Fig. 8: Normalized flexural strength (wet condition) vs. Immersion time in the 40°C de-ionized water

When the organoclay is added, this distortion may be hindered, therefore, the strength is retention.

CONCLUSIONS

This study concluded that diffusion behavior of water into the organoclay-epoxy composites is influenced by the clay loading and temperature of environment. The water situation increased with an increase of the clay content whereas the diffusion rate decreased with an increase of the clay loading. The uniform dispersion of clay particles in the epoxy matrix and higher order of exfoliation in the composites are considered as a main reason resulted in the effect. Temperature effect on diffusion behavior of water into the materials is significant. The saturation value increased about 20% when temperature shifted from 40 to 60°C. The diffusion rate increased about 5 times when temperature changed in these values. The effect of the temperature is attributed only by the thermal effect of epoxy matrix. Two-stage diffusion occurred for the polymers immersed in water at 60°C.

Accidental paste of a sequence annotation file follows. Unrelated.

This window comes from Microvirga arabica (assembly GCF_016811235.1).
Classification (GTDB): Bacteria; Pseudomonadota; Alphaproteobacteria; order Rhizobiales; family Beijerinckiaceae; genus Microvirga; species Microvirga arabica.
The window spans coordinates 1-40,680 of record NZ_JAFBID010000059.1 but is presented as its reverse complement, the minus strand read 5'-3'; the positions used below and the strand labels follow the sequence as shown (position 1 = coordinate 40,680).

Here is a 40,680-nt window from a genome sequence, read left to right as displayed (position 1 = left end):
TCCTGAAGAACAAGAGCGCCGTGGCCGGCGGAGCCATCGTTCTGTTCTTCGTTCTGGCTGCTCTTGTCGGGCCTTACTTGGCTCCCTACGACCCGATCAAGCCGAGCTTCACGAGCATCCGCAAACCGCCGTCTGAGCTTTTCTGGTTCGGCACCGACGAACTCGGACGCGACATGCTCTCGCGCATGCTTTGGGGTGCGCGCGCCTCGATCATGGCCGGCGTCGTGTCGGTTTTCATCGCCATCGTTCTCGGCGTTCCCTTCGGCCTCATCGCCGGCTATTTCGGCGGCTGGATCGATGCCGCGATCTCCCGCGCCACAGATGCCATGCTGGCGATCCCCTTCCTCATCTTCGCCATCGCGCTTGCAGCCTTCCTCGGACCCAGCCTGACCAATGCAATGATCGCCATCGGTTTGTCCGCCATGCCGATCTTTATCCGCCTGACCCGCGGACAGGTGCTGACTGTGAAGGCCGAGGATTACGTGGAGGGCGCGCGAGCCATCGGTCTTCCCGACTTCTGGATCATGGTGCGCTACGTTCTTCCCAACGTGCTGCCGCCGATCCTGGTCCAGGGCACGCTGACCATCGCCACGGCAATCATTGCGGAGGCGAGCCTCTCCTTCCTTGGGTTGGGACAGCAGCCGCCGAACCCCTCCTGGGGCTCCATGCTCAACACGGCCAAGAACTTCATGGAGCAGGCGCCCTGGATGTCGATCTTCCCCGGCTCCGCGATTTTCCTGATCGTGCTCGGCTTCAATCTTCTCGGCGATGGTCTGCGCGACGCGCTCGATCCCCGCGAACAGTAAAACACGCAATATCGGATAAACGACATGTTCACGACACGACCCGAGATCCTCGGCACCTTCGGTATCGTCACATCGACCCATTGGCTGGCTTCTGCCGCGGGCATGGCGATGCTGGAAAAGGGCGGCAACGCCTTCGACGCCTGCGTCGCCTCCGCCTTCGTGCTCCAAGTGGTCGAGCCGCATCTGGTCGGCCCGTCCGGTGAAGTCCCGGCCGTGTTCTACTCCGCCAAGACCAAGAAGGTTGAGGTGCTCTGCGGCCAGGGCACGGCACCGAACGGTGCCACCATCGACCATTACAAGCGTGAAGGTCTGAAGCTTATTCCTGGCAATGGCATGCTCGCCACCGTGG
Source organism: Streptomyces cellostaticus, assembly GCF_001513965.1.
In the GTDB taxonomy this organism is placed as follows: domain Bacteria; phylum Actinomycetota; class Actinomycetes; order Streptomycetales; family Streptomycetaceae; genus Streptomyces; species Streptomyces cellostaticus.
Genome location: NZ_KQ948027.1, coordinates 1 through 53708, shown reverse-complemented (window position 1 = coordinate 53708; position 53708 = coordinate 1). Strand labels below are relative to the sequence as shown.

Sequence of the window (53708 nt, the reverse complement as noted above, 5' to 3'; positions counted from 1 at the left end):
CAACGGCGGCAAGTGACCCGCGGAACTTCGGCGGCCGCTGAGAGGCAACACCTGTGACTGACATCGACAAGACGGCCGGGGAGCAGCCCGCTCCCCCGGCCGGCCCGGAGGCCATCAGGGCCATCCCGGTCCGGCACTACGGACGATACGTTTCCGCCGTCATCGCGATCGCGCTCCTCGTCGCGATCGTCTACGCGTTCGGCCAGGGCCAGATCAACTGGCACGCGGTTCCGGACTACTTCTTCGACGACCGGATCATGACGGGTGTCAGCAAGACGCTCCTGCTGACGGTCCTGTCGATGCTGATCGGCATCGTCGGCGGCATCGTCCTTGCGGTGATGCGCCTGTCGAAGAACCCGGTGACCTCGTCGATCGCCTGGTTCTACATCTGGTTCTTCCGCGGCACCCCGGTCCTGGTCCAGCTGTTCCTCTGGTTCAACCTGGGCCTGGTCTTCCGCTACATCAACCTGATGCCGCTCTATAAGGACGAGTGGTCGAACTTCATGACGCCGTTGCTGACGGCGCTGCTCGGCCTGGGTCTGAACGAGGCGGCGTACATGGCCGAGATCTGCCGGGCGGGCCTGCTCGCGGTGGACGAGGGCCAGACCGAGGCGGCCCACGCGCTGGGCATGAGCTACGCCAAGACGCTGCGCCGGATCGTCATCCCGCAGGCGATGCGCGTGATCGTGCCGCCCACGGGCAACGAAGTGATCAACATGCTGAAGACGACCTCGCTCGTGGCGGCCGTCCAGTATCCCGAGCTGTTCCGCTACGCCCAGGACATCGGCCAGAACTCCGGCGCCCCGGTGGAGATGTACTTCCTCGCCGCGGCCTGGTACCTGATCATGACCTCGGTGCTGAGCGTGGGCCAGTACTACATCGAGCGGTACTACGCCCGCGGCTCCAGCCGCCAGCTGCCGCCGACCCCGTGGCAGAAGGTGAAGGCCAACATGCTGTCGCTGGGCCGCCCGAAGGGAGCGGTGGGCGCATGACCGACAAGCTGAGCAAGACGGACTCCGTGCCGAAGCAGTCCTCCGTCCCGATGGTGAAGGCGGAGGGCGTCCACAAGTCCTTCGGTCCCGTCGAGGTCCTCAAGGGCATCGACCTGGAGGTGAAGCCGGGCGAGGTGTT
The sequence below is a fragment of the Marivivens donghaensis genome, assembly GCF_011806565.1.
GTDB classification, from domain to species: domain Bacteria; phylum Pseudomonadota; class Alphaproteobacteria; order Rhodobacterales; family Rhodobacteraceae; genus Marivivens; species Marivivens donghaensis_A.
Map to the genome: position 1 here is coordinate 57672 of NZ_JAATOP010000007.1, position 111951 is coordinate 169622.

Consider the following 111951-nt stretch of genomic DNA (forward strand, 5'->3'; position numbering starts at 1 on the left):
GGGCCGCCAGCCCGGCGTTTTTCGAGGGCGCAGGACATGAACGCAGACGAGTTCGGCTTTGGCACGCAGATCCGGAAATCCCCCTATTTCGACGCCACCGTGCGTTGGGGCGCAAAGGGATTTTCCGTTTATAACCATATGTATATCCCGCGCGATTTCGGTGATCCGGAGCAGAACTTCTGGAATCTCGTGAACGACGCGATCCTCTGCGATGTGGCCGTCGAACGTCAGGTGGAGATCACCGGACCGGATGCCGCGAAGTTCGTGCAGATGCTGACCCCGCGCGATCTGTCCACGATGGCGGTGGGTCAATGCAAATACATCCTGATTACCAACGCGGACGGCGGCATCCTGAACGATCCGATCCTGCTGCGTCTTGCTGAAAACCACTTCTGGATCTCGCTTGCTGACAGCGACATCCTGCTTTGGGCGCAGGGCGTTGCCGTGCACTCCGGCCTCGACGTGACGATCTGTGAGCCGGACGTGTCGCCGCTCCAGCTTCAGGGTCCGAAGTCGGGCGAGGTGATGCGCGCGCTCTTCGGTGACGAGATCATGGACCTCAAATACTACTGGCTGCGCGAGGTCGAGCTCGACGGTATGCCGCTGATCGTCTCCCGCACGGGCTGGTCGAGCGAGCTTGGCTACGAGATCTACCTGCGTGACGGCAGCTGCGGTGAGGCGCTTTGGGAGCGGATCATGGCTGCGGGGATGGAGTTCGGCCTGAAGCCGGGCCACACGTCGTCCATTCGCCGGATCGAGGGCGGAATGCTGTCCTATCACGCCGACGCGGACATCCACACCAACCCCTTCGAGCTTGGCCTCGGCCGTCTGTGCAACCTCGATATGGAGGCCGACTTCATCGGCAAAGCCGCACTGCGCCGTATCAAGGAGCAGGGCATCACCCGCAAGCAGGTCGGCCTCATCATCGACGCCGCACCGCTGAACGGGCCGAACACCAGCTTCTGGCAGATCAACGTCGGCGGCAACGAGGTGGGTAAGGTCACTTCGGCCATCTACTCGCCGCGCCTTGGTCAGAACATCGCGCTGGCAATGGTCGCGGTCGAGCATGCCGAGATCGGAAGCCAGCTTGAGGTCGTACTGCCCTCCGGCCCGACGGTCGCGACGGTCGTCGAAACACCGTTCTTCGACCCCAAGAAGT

Flexural strength of the samples decreased with increasing the organoclay loading for the composite samples. However, the retention of this property during immersion test is the same as those at initial which did not obtain for the neat resin sample.

ACKNOWLEDGMENTS

The author are grateful to the University of Engineering and Technology, Vietnam National University, Hanoi (Vietnam) for financial support, Grant No. CN.11.05. This work was also partial financial support from the National Foundation for Science and Technology Development (Vietnam), Grant No. 103. 06-2011.64.